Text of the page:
Remember the moment you found out that most fairy tales weren%26rsquo;t originally the happy stories the Disney Corporation would have you believe, but rather brutal morality lessons? American McGee%26rsquo;s Grimm manages to turn that childhood disillusion into an episodic game (this review covers the first three of 23 30-minute episodes, to be released weekly on GameTap.com), by playing off those dark origins.
As a mean bugger named Grimm, you sprint through a variety of fairy-tale lands perverting everything within your small sphere of influence. Daisies become man-eating plants, trees shrivel, barrels turn to%26hellip; well, exploding barrels. As more of the level goes sinister, the size and potency of your sphere of yuck increases. Dirtying the pseudo puppet show world is devilishly satisfying - it%26rsquo;s a tad unnerving how dark it gets occasionally, (dead kids on teeter-totters? Really?), but there%26rsquo;s enough dark charm to pull it off.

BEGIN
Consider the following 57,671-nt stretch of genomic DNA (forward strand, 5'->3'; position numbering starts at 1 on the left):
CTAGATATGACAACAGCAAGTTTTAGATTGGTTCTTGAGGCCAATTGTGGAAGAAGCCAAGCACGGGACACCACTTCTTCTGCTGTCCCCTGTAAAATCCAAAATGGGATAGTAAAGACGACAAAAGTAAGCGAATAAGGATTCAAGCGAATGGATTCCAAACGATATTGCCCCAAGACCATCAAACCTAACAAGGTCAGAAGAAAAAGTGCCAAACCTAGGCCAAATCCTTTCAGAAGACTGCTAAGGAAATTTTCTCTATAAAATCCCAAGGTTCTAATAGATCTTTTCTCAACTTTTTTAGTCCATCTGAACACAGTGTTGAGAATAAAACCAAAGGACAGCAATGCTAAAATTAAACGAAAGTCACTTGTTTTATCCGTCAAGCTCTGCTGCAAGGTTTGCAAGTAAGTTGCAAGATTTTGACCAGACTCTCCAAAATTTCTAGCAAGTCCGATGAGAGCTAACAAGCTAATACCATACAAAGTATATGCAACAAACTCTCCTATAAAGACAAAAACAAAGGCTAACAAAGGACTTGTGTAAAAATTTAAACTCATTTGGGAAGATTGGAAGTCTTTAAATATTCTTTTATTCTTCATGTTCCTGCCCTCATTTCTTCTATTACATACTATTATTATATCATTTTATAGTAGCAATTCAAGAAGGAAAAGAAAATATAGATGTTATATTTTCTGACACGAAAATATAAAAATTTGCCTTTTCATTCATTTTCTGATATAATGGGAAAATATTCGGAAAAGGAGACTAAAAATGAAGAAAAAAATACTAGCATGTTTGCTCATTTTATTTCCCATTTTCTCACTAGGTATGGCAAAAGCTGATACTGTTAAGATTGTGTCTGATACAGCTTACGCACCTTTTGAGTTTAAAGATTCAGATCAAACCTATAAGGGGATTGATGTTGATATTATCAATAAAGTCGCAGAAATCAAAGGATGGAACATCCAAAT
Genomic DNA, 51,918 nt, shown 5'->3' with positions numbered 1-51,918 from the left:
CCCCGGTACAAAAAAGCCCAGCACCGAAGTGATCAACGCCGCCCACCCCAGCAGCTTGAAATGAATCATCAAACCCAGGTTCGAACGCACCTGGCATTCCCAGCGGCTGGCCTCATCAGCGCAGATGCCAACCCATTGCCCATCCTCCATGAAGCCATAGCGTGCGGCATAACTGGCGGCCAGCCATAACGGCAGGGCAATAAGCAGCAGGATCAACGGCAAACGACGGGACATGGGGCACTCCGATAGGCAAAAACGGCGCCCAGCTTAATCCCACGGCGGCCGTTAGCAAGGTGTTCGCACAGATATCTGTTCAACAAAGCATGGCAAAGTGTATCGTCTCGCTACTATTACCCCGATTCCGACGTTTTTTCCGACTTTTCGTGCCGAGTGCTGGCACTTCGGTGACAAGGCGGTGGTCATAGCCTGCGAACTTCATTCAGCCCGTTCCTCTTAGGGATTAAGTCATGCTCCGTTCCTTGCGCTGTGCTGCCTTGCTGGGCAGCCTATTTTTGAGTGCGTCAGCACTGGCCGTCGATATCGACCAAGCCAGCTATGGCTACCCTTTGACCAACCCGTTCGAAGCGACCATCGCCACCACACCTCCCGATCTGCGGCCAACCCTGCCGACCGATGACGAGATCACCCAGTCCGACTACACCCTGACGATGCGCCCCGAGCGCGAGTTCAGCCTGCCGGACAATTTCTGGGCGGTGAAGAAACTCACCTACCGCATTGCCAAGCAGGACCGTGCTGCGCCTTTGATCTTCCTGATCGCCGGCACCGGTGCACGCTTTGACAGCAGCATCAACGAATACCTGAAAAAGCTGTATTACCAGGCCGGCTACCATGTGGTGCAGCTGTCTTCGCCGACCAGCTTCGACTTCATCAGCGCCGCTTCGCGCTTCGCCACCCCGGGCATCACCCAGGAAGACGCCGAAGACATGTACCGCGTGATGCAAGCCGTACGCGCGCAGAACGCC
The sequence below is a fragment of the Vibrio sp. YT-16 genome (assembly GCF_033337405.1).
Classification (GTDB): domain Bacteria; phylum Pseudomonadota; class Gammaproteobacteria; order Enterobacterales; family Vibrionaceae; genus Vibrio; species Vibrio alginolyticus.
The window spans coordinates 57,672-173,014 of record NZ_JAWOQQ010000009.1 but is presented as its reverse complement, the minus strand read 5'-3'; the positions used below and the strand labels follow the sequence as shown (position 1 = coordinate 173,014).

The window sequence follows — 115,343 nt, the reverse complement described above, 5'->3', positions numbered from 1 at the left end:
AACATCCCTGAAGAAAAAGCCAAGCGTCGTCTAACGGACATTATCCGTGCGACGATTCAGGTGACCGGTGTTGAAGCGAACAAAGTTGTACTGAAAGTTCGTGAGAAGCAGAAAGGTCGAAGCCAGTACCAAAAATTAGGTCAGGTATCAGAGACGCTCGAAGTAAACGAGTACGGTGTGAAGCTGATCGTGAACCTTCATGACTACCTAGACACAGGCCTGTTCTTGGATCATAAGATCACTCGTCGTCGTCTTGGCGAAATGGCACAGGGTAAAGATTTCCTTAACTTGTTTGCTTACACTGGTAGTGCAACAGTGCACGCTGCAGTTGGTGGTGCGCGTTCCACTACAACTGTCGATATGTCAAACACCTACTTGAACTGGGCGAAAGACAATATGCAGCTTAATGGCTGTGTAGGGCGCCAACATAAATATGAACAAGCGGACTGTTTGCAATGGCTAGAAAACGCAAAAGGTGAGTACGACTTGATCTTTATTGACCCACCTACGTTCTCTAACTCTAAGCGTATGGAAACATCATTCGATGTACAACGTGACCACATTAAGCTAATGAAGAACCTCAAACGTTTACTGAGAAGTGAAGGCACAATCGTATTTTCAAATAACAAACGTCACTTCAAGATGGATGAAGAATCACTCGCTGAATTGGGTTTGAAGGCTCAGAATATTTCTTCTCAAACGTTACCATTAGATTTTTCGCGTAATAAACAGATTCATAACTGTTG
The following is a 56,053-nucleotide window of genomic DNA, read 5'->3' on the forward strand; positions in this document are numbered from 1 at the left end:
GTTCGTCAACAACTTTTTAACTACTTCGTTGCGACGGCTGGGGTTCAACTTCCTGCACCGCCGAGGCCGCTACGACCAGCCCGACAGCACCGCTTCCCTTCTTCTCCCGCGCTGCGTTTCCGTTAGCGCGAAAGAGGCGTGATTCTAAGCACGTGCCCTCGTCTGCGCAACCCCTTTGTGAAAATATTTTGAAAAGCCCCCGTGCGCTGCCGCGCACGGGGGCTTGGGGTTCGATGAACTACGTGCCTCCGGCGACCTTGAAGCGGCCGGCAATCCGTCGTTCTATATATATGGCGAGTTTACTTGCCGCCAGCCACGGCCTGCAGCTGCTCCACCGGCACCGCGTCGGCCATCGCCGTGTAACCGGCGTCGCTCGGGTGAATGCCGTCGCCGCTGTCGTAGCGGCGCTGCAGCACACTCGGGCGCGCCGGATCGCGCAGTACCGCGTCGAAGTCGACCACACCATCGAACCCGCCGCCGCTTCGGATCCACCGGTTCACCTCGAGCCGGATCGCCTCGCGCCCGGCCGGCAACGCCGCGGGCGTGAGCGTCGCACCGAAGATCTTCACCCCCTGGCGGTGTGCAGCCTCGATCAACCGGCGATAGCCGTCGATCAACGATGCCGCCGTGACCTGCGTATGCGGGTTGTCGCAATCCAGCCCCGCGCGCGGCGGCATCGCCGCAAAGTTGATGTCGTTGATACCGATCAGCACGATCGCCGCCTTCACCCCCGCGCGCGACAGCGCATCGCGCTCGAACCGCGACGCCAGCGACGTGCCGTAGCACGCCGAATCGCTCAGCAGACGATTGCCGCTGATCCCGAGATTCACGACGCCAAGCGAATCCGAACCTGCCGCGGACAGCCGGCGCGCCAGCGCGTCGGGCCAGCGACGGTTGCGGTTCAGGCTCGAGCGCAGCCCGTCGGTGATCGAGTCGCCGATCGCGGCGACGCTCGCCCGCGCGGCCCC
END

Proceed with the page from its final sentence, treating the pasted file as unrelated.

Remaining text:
Sadly, that charm is about all Grimm has going for it, because there%26rsquo;s no real challenge here. Each stage has cleaners that reverse your work, but Grimm works so much faster that victory is a matter of running around the world until you win. When you must buttstomp in order to change larger objects, you%26rsquo;re given two cutscenes and a giant sign that says %26ldquo;Buttstomp Here%26rdquo; as hints. Really. Audio is equally rough, with Grimm%26rsquo;s quips repeating far too often and a looping soundtrack that can be maddening. What a bummer. Grimm comes out of the gate loaded with charm and armed with that greatest of rarities - a fresh gameplay concept - and squanders it with bad design choices.
PC Gamer scores games on a percentage scale, which is rounded to the closest whole number to determine the GamesRadar score.
PCG Final Verdict: 61% (above average)
Jul 30, 2008